These are troubled yet hopeful times. Under guidance and ultimate trust, we have acted to protect lives from being taken by an invisible vicious villain. In important ways we find ourselves being together yet being apart. The economic costs defy comprehension. All lives are precious and there is vulnerability among the elderly and those with underlying health problems. The villain appears to spare the children. Not so fast. There are some major concerns. School…

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This week Faces & Voices of Recovery sends our formal support to the Comprehensive Addiction Resources Emergency (CARE) Act of 2019, which would provide $100 billion in federal funding over the next ten years to support federal research and programs, including the adoption of evidence-based, nationally recognized level-of-care standards for addiction treatment. Faces & Voices,…

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The Medication Access and Training Expansion (MATE) Act, aims to ensure all Drug Enforcement Administration (DEA) controlled substance prescribers have a baseline knowledge of how to prevent, identify, treat, and manage patients with substance use disorder (SUD). The MATE Act would address a critical need for training in addiction medicine that is severely lacking. Today,…

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We all have the right to choose a candidate that we believe in, but sometimes we aren’t sure if their ideals align with ours. The group Mental Health for US sent out a survey to all candidates to see what their stance was on issues relating to Mental Health and Addiction. Check out their responses…

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For Alannah, it can be difficult getting to meetings but, “being able to talk to the girls makes me feel like I’m doing something for my recovery everyday”. As a stay at home mom, Alannah is learning to tend house and says that, “there is no other job I’d rather do, I love staying home with them”.

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Original Blog Date:  May 30, 2014

Through my early tenure in the addictions field, the question of readiness for treatment and recovery was thought to be a pain quotient. We then believed that people didn’t enter recovery until they had “hit bottom.” If a person did not show evidence of such pain-induced readiness, they were often refused admission to treatment. Then we recognized that the reason it took people so long to “hit bottom” was that they were protected from the painful consequences of their alcohol and other drug use by people we called “enablers.” We then set about teaching enablers to stop rescuing and protecting their beloved but addicted family members.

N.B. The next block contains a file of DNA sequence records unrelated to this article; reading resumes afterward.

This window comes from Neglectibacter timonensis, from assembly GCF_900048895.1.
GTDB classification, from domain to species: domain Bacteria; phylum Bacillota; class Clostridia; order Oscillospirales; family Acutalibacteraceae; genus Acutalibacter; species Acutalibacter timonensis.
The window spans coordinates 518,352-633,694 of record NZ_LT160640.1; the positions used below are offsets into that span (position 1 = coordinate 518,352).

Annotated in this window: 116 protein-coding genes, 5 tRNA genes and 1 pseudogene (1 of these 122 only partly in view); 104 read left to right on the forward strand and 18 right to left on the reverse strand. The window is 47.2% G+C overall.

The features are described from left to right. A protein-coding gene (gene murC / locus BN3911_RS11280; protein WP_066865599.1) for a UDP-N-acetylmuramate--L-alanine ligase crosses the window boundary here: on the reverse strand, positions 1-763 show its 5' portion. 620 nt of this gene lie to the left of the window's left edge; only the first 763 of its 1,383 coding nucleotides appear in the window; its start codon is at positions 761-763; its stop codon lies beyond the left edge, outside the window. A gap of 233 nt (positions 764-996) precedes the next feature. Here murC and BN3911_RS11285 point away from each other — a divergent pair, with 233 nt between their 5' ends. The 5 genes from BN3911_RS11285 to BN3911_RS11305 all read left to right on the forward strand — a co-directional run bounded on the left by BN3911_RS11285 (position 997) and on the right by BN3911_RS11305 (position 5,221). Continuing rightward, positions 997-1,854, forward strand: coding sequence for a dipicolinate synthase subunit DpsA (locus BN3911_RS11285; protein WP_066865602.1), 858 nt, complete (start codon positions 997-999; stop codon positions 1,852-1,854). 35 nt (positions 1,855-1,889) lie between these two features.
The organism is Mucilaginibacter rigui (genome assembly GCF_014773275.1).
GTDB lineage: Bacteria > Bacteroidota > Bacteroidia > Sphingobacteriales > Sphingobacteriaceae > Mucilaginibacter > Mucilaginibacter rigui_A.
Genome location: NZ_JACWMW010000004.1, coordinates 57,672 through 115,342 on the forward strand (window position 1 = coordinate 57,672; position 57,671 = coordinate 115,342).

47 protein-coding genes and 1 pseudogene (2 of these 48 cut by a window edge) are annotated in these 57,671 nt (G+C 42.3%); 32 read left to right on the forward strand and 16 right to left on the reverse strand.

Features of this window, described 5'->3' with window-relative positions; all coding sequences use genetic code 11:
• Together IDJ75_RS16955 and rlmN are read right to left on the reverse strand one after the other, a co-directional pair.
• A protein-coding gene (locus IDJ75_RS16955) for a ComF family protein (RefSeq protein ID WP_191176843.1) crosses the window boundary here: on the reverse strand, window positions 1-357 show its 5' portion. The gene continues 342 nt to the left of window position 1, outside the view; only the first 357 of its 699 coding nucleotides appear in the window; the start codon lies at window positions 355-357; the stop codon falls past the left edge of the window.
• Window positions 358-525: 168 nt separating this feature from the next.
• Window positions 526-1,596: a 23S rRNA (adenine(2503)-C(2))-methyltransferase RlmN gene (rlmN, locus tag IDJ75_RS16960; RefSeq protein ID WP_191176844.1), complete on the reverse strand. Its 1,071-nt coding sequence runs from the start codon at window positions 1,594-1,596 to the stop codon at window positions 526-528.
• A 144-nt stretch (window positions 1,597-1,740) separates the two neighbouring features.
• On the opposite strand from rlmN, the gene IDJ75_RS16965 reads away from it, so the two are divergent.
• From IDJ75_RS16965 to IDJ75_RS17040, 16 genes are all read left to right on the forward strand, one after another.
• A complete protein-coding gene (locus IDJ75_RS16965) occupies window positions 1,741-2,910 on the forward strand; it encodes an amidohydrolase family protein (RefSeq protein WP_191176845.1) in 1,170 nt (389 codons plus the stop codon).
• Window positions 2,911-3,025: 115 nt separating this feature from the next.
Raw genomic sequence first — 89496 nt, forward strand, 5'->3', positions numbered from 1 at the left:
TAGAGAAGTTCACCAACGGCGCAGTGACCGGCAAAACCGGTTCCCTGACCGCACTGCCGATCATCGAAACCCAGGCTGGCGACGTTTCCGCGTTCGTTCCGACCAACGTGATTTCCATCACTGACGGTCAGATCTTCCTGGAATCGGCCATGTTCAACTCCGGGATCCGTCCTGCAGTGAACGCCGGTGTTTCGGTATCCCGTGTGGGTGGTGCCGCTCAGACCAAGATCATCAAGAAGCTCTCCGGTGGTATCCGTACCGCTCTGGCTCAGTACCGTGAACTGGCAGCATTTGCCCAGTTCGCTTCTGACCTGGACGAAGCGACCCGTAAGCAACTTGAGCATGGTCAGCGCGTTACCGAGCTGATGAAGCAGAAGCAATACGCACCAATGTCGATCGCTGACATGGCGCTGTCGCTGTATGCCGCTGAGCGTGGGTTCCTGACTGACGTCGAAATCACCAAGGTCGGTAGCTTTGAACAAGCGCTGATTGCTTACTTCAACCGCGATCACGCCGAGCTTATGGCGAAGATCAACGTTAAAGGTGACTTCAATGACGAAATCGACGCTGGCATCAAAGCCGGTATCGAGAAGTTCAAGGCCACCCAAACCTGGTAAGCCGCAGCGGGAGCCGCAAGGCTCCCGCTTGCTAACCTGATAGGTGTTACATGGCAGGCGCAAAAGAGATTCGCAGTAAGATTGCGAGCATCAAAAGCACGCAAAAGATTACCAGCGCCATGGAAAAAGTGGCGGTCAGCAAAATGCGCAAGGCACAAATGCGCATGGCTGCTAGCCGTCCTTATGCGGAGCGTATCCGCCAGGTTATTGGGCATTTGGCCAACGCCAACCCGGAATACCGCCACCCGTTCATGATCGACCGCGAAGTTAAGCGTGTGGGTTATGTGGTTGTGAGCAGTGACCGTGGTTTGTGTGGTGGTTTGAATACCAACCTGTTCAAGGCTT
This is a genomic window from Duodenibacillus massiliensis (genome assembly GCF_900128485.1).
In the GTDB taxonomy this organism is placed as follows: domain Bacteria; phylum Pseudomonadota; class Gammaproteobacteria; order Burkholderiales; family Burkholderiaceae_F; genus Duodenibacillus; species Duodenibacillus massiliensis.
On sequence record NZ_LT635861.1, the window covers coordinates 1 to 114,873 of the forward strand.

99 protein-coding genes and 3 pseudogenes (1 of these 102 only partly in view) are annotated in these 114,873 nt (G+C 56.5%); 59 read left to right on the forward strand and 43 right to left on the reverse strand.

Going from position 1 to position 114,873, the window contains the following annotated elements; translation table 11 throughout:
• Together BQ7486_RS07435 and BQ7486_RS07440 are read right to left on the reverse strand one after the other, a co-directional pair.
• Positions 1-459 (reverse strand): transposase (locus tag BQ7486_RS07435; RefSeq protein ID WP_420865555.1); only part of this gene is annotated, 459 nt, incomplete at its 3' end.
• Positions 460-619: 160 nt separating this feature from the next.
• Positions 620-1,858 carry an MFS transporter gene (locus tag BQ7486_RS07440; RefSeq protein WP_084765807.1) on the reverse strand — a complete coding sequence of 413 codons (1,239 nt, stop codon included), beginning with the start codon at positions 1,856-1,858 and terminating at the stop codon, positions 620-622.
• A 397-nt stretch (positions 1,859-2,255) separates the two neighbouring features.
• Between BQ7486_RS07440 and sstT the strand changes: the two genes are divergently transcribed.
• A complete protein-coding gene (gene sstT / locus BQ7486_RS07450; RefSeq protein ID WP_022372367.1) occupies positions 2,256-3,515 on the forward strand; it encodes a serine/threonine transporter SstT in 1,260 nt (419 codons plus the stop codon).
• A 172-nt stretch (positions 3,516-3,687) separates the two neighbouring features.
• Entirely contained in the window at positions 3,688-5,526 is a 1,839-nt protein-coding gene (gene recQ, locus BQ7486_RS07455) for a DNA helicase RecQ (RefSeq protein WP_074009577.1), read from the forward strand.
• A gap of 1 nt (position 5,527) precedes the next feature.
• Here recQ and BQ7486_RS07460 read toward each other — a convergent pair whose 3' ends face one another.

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In previous blogs I have suggested that when I’m at a loss for words— doesn’t happen often— I use the words of others. I am reading a book by friend and mentor, Johnny Allem, titled Say The Second Thing—That Comes Into Your Mind. This book is a “tool box” that supports the work and joy of recovery.  I know that recovery support for self and others is not a job but requires work. In describing his early days, Johnny writes about the tools of work. 

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Summary: Individuals with a history of substance use disorder might be eligible to participate in a brief online survey about personality, mental health, and substance use. Those who complete the survey and provide a DNA sample (in the form of saliva) will be compensated for their time and effort

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People seeking help for the resolution of alcohol and other drug (AOD) problems in the United States encounter not comprehensive systems of care but silos of care based on single pathway models of addiction with narrow menus of derived services, each highly critical of competing silos. Far too often, people with the most severe, complex, and enduring AOD problems traverse multiple silos without finding a sustainable recovery solution. Below are some reflections on why these single pathway approaches to addiction and recovery are so troublesome and a few thoughts on how we may escape entrapment in such ideological prisons.

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